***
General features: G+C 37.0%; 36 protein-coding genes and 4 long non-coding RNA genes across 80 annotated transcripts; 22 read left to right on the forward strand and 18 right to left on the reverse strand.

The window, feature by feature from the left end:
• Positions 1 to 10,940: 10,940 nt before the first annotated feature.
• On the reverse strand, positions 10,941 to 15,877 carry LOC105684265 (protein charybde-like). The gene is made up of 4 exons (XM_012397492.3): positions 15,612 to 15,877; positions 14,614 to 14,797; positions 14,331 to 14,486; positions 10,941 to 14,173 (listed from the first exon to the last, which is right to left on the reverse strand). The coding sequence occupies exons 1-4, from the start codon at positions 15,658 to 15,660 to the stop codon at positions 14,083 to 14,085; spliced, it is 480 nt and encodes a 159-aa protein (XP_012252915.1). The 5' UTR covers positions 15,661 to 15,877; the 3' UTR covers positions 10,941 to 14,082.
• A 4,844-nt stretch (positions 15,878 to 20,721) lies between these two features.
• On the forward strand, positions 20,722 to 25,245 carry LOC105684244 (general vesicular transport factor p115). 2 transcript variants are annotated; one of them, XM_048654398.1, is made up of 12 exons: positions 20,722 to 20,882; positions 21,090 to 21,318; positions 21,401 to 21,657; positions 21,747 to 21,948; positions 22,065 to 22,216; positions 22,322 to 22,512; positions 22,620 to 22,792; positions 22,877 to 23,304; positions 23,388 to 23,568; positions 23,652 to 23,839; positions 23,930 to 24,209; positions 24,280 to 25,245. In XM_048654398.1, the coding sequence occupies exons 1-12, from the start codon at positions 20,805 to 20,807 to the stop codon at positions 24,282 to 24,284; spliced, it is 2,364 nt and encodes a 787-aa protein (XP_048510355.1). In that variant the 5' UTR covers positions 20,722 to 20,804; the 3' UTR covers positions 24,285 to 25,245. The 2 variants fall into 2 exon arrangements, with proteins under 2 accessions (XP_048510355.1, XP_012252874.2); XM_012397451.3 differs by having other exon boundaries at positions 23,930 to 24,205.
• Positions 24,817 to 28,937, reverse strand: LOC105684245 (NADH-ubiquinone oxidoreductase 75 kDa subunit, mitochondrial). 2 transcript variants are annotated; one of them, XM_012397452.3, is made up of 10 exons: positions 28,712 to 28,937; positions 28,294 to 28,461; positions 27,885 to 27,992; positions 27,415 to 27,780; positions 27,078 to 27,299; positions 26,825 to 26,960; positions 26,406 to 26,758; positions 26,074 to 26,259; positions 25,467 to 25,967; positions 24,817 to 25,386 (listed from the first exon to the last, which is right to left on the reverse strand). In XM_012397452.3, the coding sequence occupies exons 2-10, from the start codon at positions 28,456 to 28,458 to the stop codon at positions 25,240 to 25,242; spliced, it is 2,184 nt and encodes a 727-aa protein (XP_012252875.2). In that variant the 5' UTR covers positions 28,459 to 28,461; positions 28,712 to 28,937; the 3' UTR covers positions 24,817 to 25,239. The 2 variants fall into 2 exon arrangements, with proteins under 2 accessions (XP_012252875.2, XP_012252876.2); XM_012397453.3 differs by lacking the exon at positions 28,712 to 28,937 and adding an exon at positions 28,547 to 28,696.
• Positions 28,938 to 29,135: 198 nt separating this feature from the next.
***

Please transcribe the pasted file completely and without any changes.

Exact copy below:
General features: G+C 37.0%; 36 protein-coding genes and 4 long non-coding RNA genes across 80 annotated transcripts; 22 read left to right on the forward strand and 18 right to left on the reverse strand.

The window, feature by feature from the left end:
• Positions 1 to 10,940: 10,940 nt before the first annotated feature.
• On the reverse strand, positions 10,941 to 15,877 carry LOC105684265 (protein charybde-like). The gene is made up of 4 exons (XM_012397492.3): positions 15,612 to 15,877; positions 14,614 to 14,797; positions 14,331 to 14,486; positions 10,941 to 14,173 (listed from the first exon to the last, which is right to left on the reverse strand). The coding sequence occupies exons 1-4, from the start codon at positions 15,658 to 15,660 to the stop codon at positions 14,083 to 14,085; spliced, it is 480 nt and encodes a 159-aa protein (XP_012252915.1). The 5' UTR covers positions 15,661 to 15,877; the 3' UTR covers positions 10,941 to 14,082.
• A 4,844-nt stretch (positions 15,878 to 20,721) lies between these two features.
• On the forward strand, positions 20,722 to 25,245 carry LOC105684244 (general vesicular transport factor p115). 2 transcript variants are annotated; one of them, XM_048654398.1, is made up of 12 exons: positions 20,722 to 20,882; positions 21,090 to 21,318; positions 21,401 to 21,657; positions 21,747 to 21,948; positions 22,065 to 22,216; positions 22,322 to 22,512; positions 22,620 to 22,792; positions 22,877 to 23,304; positions 23,388 to 23,568; positions 23,652 to 23,839; positions 23,930 to 24,209; positions 24,280 to 25,245. In XM_048654398.1, the coding sequence occupies exons 1-12, from the start codon at positions 20,805 to 20,807 to the stop codon at positions 24,282 to 24,284; spliced, it is 2,364 nt and encodes a 787-aa protein (XP_048510355.1). In that variant the 5' UTR covers positions 20,722 to 20,804; the 3' UTR covers positions 24,285 to 25,245. The 2 variants fall into 2 exon arrangements, with proteins under 2 accessions (XP_048510355.1, XP_012252874.2); XM_012397451.3 differs by having other exon boundaries at positions 23,930 to 24,205.
• Positions 24,817 to 28,937, reverse strand: LOC105684245 (NADH-ubiquinone oxidoreductase 75 kDa subunit, mitochondrial). 2 transcript variants are annotated; one of them, XM_012397452.3, is made up of 10 exons: positions 28,712 to 28,937; positions 28,294 to 28,461; positions 27,885 to 27,992; positions 27,415 to 27,780; positions 27,078 to 27,299; positions 26,825 to 26,960; positions 26,406 to 26,758; positions 26,074 to 26,259; positions 25,467 to 25,967; positions 24,817 to 25,386 (listed from the first exon to the last, which is right to left on the reverse strand). In XM_012397452.3, the coding sequence occupies exons 2-10, from the start codon at positions 28,456 to 28,458 to the stop codon at positions 25,240 to 25,242; spliced, it is 2,184 nt and encodes a 727-aa protein (XP_012252875.2). In that variant the 5' UTR covers positions 28,459 to 28,461; positions 28,712 to 28,937; the 3' UTR covers positions 24,817 to 25,239. The 2 variants fall into 2 exon arrangements, with proteins under 2 accessions (XP_012252875.2, XP_012252876.2); XM_012397453.3 differs by lacking the exon at positions 28,712 to 28,937 and adding an exon at positions 28,547 to 28,696.
• Positions 28,938 to 29,135: 198 nt separating this feature from the next.